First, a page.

20 Overview: Bob’s Better Burgers is a national corporation that offers franchises for fast food restaurants. The company requires a database that will track its restaurants, the individuals who own those restaurants (franchisees), and the contracts that govern those restaurants. Q6a – What is Normalization and why is it necessary (eliminate redundancy)? There are several problems (anomalies) in data entry with a single table: 1.Changes to existing records have to be made in multiple places (e.g., the franchisee Grauer moves) 2.Additions are difficult (e.g., can’t add a new franchisee or contract without a corresponding restaurant) 3.Deleting a restaurant may have unintended consequences (e.g., deleting restaurant R5 loses data for Coulter and contract C3) Normalization creates additional tables (one for each entity), adds foreign keys to implement the 1:N relationships and eliminates the anomalies 5-20 Chapter 5: Database Processing

21 1.Identify the physical entities 2.Create the required tables 3.Implement the relationships: a.There is a 1:N relationship between franchisees and restaurants. b.There is a 1:N relationship between contracts and restaurants. 4.All problems in data entry are gone Q6a – What is Normalization and why is it necessary (The Franchise) 5-21 Chapter 5: Database Processing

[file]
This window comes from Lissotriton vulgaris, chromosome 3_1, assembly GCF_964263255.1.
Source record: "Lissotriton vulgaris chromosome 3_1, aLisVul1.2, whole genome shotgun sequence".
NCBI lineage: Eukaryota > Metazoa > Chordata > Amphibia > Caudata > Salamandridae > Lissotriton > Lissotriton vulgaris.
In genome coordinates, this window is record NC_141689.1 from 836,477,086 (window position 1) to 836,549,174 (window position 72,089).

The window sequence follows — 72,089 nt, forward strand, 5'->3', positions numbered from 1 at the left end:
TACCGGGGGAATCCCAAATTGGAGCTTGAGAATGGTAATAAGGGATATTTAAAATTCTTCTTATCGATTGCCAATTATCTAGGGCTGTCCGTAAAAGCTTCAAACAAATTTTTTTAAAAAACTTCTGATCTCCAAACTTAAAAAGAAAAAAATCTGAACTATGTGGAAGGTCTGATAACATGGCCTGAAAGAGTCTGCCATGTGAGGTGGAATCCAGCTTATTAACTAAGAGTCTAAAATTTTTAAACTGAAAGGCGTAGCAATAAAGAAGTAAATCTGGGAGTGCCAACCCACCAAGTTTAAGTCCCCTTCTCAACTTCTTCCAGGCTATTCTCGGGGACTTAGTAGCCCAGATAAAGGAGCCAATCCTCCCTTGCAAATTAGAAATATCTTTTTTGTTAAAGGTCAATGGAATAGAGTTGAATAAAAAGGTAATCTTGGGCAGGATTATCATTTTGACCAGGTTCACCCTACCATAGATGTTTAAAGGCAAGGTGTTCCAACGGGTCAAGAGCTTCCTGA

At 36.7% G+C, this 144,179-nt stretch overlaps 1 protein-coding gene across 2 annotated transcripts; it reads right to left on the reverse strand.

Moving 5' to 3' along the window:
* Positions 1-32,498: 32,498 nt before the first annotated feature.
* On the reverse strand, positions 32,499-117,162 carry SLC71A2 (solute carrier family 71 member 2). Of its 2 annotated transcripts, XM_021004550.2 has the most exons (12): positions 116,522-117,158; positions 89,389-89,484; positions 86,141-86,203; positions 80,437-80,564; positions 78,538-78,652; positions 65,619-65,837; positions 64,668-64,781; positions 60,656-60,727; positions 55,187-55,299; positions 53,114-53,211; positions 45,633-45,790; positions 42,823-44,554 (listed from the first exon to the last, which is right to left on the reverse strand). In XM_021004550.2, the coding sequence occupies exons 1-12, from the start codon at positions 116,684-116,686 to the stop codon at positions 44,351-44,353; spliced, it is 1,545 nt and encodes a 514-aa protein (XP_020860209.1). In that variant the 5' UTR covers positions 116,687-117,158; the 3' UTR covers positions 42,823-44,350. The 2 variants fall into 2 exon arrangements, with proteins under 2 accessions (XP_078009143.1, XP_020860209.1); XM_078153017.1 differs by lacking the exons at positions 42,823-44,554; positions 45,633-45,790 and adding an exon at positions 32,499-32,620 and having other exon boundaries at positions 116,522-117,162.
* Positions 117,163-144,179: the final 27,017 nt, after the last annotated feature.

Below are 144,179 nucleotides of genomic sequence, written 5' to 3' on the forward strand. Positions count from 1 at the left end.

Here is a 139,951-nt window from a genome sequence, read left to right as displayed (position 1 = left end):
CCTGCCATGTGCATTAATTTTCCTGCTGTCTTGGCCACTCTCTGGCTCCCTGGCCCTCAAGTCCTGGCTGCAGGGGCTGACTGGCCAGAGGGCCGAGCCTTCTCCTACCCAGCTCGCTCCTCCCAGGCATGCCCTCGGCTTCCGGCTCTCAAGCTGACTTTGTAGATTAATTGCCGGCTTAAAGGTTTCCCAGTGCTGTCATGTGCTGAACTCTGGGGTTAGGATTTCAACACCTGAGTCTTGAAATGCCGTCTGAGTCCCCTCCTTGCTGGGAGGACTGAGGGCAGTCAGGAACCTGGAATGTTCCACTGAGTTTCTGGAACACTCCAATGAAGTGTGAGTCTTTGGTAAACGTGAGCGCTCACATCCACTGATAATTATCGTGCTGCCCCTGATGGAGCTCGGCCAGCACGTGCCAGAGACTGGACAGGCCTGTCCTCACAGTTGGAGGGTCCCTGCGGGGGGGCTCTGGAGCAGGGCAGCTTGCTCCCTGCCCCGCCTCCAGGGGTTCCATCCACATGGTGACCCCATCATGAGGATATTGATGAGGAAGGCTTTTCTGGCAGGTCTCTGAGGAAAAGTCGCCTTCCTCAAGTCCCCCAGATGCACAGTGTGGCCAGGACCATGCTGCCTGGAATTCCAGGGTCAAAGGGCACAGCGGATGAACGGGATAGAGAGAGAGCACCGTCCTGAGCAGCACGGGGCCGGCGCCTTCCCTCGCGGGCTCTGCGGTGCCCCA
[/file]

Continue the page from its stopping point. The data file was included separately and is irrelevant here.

22 Q: Who owns restaurant R4? What is his/her phone number? A: Glassman (212) Q: How many restaurants are governed by contract C1? What was the total initial fee? A: Three restaurants (R1, R2, and R4); $750,6a0 in total Q6a – What is Normalization and why is it necessary (The Franchise) 5-22 Chapter 5: Database Processing

23 Overview: The registrar seeks to implement a database that will track students and the courses they take. The initial design includes two tables, one for courses, and one for students. There is a problem with the Students table in that the records are of different lengths, due to the variable number of courses taken by each student. Q6a – What is Normalization and why is it necessary (repeating groups)? Normalization creates an additional Student Course table to eliminate the repeating groups 5-23 Chapter 5: Database Processing

24 Q6a – What is Normalization and why is it necessary (Student Database)? 1.Identify the physical entities 2.Create the required tables 3.Implement the relationships: a.There is a N:M relationship between students and courses that requires an extra table. b.The primary key in the new table is the combination of Student Number, Course Number, and Semester 4.The repeating groups are gone 5-24 Chapter 5: Database Processing